Oracle Office Goes Global
Productivity applications promote enterprisewide collaboration.
With workers no longer tethered to a desktop computer in the office, there is a growing need for access to the same productivity capabilities whether using a smartphone, tablet, laptop, or desktop computer. Oracle Office combines Oracle Open Office 3.3 desktop suite and Oracle Cloud Office 1.0 online suite to offer the industry’s first integrated, open standards–based desktop-to-Web productivity solution for any platform or device—so workers can collaborate anytime, anywhere.
Oracle Open Office 3.3 (formerly known as StarOffice/StarSuite) is based on Open Document Format (ODF) and delivers word processing, spreadsheets, databases, presentations, and drawing applications, running natively on Windows, Mac OS X, and Linux environments. It is compatible with Microsoft Office document file formats and features more than 500 extensions. Oracle Open Office 3.3 also offers new integrations with Oracle Business Intelligence and Oracle E-Business Suite applications, so workers’ documents can be easily integrated with enterprise systems.
The product also benefits from a significant existing user base and highly portable file formats of the underlying open source technology OpenOffice.org. “Oracle Open Office already has about 100 million users, and this latest version builds on market momentum to embrace open standards–based products,” says Michael Bemmer, general manager of the Oracle Office Global Business Unit.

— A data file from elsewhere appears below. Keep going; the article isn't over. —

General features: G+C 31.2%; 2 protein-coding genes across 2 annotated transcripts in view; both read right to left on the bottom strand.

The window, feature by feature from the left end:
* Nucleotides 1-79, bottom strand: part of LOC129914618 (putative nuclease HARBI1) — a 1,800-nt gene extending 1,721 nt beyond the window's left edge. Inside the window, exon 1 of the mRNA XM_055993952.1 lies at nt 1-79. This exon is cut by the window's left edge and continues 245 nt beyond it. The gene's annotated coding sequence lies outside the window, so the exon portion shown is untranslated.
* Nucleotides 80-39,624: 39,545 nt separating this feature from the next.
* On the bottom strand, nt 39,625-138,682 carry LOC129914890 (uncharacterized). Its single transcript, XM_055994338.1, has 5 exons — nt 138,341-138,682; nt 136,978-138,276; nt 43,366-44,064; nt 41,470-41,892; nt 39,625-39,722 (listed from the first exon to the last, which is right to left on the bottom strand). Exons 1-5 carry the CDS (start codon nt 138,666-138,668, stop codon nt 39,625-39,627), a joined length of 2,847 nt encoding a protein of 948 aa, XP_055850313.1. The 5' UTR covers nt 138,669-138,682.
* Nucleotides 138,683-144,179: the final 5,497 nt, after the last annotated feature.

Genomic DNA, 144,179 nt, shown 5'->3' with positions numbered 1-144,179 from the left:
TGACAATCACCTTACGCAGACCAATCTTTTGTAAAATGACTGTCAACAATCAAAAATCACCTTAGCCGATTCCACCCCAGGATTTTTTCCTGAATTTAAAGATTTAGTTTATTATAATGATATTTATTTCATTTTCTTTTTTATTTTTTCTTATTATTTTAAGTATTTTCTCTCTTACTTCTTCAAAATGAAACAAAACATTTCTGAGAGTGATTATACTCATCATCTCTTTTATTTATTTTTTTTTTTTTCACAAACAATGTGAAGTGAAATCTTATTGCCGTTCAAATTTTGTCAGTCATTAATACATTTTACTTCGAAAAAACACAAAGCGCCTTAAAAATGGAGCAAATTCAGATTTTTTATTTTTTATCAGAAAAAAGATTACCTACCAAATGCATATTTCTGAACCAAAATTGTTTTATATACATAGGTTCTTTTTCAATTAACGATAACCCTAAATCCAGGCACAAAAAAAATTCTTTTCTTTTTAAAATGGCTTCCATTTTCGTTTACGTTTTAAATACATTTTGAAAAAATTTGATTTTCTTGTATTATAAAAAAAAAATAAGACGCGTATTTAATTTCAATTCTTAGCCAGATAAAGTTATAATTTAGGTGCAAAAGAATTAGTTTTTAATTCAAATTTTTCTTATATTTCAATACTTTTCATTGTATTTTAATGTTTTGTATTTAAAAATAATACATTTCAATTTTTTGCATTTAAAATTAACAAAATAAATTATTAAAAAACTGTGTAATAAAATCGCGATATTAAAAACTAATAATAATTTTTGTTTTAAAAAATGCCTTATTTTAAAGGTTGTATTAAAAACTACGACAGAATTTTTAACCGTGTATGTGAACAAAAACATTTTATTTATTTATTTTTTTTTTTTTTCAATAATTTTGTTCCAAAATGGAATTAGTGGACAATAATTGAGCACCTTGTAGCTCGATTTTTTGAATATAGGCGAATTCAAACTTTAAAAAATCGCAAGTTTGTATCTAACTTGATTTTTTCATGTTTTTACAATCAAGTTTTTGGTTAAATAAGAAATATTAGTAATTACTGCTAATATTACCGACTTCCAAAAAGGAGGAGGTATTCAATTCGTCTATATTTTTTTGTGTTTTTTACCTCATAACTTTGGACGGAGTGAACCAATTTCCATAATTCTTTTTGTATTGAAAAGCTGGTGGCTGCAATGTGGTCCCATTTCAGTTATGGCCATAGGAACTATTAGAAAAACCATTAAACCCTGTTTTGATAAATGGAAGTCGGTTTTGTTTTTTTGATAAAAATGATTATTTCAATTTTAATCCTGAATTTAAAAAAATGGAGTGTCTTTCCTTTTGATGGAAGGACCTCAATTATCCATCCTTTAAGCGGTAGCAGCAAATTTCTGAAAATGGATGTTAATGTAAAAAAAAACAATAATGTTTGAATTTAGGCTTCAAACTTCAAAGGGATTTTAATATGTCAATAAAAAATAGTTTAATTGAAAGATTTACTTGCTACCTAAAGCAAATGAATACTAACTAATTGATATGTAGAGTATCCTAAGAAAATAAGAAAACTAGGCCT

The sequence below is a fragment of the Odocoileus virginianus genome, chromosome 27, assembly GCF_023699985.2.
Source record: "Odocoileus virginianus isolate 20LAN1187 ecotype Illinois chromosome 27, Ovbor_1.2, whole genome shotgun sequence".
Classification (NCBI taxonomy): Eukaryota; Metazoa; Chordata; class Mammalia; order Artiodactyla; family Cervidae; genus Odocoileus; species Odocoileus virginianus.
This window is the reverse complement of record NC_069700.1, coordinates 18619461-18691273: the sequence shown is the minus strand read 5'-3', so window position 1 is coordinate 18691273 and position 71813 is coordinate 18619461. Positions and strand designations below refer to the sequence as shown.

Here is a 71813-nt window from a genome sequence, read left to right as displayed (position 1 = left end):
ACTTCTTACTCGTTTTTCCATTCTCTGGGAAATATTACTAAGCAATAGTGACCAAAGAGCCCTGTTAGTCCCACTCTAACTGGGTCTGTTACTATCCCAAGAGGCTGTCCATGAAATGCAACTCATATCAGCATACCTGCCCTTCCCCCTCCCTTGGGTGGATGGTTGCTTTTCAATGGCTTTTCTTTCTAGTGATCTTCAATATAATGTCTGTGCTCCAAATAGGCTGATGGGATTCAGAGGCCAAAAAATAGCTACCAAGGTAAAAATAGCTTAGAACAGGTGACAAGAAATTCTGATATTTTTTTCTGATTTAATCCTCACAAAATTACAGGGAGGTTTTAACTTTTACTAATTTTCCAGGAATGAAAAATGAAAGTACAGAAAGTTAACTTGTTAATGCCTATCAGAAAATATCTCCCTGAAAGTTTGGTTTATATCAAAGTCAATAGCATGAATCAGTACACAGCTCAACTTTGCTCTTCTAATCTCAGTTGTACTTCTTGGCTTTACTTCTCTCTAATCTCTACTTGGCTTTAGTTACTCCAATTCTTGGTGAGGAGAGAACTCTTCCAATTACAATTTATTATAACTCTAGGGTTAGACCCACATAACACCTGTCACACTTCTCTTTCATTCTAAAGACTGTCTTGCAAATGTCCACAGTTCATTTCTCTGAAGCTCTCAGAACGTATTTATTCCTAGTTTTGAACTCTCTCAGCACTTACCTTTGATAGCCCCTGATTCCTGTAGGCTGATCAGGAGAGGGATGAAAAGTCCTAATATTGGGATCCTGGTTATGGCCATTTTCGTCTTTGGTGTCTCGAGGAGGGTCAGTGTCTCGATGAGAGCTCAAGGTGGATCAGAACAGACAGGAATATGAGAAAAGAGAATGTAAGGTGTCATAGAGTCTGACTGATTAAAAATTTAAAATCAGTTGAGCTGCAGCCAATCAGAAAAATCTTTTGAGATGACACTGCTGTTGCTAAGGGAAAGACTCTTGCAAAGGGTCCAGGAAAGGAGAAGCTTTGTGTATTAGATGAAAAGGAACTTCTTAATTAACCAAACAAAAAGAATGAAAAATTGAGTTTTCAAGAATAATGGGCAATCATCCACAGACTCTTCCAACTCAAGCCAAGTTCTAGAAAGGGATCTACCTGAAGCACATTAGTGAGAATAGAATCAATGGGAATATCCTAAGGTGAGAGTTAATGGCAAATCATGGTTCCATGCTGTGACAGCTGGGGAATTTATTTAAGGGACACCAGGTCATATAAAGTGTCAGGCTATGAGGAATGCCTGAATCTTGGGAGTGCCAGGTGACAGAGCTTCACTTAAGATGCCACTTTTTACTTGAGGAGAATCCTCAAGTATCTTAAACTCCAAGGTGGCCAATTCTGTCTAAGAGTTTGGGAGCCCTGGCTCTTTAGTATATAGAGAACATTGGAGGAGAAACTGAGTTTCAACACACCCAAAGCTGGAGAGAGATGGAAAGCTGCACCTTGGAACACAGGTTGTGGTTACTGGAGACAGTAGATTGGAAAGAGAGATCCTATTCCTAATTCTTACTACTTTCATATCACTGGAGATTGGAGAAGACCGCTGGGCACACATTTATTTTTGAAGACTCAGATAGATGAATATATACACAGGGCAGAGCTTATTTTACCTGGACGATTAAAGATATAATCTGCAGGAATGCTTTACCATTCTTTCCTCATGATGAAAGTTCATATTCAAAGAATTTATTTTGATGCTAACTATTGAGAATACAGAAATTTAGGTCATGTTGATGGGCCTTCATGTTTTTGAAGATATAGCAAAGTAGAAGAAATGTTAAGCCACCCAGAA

Oracle Cloud Office 1.0 is a new Web and mobile office suite that is tightly integrated with Oracle Open Office 3.3. Based on a Web-scale software-as-a-service (SaaS) architecture for delivery as an on-demand or on-premises solution, Oracle Cloud Office 1.0 uses the same ODF to give users access to documents from any browser and any device.
Oracle Cloud Office supports multiple users’ access to common documents published on the Web. This simplifies version control and reduces the stress document sharing can have on enterprise e-mail systems. “If you have to publish a report once a week, you can embed it in a blog or wiki. Then, people can access the document on the Web, it’s always up-to-date, and the distribution is automatic,” says Bemmer. “The overhead of sending it around and making sure everyone has it is gone.”
Bemmer believes that Oracle Open Office and Oracle Cloud Office more accurately reflect how employees work in a global, Web 2.0–enabled business climate. And common standards are essential to making that possible. “Since today’s customers are mixing desktop application software and Web-based software on a variety of devices, it’s critical that the platform, the usability, and the experience are always the same,” he says. “It’s very important that the underlying file format, ODF, is unchanged, so users don’t have to constantly copy or reformat data.”